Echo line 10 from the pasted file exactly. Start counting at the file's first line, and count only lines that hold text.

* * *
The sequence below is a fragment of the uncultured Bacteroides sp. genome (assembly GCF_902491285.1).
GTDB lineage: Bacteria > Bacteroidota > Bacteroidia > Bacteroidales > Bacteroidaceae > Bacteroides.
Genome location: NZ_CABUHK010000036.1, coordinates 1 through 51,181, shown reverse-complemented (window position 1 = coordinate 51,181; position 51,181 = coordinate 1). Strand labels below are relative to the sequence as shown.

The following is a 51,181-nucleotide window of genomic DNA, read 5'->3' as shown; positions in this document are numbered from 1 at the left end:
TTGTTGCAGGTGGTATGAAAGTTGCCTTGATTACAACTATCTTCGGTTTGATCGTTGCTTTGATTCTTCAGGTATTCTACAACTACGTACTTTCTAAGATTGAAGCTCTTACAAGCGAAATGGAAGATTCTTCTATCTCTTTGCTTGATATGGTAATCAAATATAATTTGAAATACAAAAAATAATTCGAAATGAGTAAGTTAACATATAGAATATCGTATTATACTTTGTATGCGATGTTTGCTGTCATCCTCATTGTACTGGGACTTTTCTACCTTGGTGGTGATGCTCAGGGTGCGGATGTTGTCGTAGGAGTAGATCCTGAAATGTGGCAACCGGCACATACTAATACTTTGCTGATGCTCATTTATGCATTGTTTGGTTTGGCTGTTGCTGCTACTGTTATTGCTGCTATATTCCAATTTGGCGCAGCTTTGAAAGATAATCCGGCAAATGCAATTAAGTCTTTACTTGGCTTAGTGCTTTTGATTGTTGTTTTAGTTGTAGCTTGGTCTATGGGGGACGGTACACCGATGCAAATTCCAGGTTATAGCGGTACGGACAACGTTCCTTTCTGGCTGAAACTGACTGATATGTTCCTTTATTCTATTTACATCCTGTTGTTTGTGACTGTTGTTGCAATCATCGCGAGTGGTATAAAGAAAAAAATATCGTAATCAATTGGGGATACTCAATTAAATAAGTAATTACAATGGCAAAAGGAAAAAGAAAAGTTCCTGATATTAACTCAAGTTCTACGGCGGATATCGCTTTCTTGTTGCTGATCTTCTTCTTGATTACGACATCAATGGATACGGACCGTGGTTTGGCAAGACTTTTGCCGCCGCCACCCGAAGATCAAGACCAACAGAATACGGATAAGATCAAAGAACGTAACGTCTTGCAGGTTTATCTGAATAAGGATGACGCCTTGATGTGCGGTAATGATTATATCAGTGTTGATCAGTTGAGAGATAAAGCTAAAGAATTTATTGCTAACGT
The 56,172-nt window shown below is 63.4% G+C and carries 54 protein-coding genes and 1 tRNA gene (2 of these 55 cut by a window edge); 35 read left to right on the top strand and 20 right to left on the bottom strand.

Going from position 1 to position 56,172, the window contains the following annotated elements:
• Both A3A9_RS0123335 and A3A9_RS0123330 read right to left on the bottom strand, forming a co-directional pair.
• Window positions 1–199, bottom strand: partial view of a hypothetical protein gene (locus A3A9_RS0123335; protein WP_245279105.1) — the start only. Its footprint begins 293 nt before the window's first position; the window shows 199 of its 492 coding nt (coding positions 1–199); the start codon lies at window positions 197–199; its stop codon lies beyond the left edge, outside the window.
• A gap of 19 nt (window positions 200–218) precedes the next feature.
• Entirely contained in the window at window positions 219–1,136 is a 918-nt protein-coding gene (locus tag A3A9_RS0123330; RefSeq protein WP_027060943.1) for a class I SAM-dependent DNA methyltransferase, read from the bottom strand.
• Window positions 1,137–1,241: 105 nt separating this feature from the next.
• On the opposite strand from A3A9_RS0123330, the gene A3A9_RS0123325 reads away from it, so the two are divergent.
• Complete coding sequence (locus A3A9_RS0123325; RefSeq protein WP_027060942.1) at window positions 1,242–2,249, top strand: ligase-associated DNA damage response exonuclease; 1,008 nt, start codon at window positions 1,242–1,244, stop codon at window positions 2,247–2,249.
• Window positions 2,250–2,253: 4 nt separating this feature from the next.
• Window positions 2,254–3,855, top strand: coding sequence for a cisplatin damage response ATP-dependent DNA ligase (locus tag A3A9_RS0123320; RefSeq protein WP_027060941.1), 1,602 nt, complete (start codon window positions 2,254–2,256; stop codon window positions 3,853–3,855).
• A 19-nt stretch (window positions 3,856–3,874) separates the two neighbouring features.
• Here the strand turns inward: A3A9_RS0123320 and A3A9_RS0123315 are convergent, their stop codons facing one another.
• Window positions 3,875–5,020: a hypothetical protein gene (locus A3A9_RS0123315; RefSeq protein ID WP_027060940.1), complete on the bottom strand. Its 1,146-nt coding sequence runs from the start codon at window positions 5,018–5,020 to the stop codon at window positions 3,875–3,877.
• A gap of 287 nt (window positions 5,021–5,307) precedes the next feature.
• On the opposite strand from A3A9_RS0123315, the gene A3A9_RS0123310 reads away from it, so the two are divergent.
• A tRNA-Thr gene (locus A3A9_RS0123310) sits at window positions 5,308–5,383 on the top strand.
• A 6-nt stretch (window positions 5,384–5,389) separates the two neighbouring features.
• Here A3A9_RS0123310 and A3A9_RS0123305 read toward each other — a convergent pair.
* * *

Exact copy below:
• A gap of 19 nt (window positions 200–218) precedes the next feature.